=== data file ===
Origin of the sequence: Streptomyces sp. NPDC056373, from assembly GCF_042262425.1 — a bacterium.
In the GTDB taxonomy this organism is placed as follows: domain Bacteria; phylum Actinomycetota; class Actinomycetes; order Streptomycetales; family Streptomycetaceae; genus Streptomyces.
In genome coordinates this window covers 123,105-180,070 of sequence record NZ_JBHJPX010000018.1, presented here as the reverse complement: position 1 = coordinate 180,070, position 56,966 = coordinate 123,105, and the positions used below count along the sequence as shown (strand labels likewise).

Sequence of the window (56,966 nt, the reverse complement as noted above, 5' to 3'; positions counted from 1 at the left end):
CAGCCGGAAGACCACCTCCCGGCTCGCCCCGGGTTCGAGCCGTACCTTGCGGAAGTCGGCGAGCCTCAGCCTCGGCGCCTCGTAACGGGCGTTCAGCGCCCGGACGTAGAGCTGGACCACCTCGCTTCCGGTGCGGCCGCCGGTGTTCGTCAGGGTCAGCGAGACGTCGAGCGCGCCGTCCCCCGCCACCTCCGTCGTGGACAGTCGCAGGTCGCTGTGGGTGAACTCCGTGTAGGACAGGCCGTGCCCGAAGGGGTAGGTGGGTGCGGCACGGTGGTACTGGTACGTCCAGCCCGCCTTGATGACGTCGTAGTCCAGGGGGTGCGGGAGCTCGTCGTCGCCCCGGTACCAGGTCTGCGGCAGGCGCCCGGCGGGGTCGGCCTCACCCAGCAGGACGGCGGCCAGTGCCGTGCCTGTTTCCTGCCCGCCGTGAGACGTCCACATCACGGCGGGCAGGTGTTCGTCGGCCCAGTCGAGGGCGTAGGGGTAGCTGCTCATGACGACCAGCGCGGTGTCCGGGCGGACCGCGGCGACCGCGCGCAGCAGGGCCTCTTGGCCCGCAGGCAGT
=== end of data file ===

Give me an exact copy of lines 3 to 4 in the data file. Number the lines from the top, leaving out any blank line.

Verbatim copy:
In genome coordinates this window covers 123,105-180,070 of sequence record NZ_JBHJPX010000018.1, presented here as the reverse complement: position 1 = coordinate 180,070, position 56,966 = coordinate 123,105, and the positions used below count along the sequence as shown (strand labels likewise).

Sequence of the window (56,966 nt, the reverse complement as noted above, 5' to 3'; positions counted from 1 at the left end):